By Shelby Rowe Moyer | Photography by Sunny Frantz
Madison resident Jeff Epping didn’t want to spend his summer weekends mowing and weeding, so he endeavored to create an outdoor respite that could be enjoyed without all the fuss.
Being that Epping is the director of horticulture at Olbrich Botanical Gardens, he knew exactly how to design it for his needs and the needs for area wildlife.
The front and back yard are packed with native plants that support insects, butterflies and birds — an element of gardening that’s important to Epping’s career as a horticulturist. In fact, entomologist and professor Doug Tallamy’s book, “Natures Best Hope,” has become Epping’s bible, of sorts, on how gardens can help support fauna endangered by urban sprawl.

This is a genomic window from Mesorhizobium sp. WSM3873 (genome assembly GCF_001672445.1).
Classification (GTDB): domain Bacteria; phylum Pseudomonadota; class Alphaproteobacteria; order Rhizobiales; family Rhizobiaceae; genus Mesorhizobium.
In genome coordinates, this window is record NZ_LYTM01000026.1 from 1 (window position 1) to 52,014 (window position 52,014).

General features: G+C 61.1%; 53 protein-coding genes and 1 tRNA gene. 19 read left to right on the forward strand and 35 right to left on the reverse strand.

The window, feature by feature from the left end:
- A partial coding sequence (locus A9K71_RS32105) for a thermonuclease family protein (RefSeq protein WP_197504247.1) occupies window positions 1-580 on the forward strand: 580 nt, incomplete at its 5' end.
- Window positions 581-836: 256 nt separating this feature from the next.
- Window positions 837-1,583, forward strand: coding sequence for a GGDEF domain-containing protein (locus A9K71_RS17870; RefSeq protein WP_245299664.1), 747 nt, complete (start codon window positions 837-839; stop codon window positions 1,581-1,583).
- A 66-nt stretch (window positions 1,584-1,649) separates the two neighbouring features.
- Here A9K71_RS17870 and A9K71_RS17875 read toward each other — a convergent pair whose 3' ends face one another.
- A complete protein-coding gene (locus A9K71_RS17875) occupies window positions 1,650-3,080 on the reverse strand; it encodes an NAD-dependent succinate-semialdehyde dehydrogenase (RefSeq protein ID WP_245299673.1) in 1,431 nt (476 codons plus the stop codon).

“Whether it be trees or shrubs or perennials or annuals, I really think about how they might support the food web which is essential for all wildlife,” he says.
One gardening system Epping created in his front yard is a super low maintenance gravel garden. He uses a thick layer of gravel in his garden beds and clusters drought-tolerant plants tightly together to create a more natural plant community. The tight spacing and gravel prevent weeds from sprouting. He cuts back the top growth in spring after overwintering insects come to life and leaves it be the rest of the year.
Colorful flowers and ornamental varieties keep the garden interesting during the growing season, while the trees, shrubs, and ornamental grasses maintain its beauty in the fall and winter.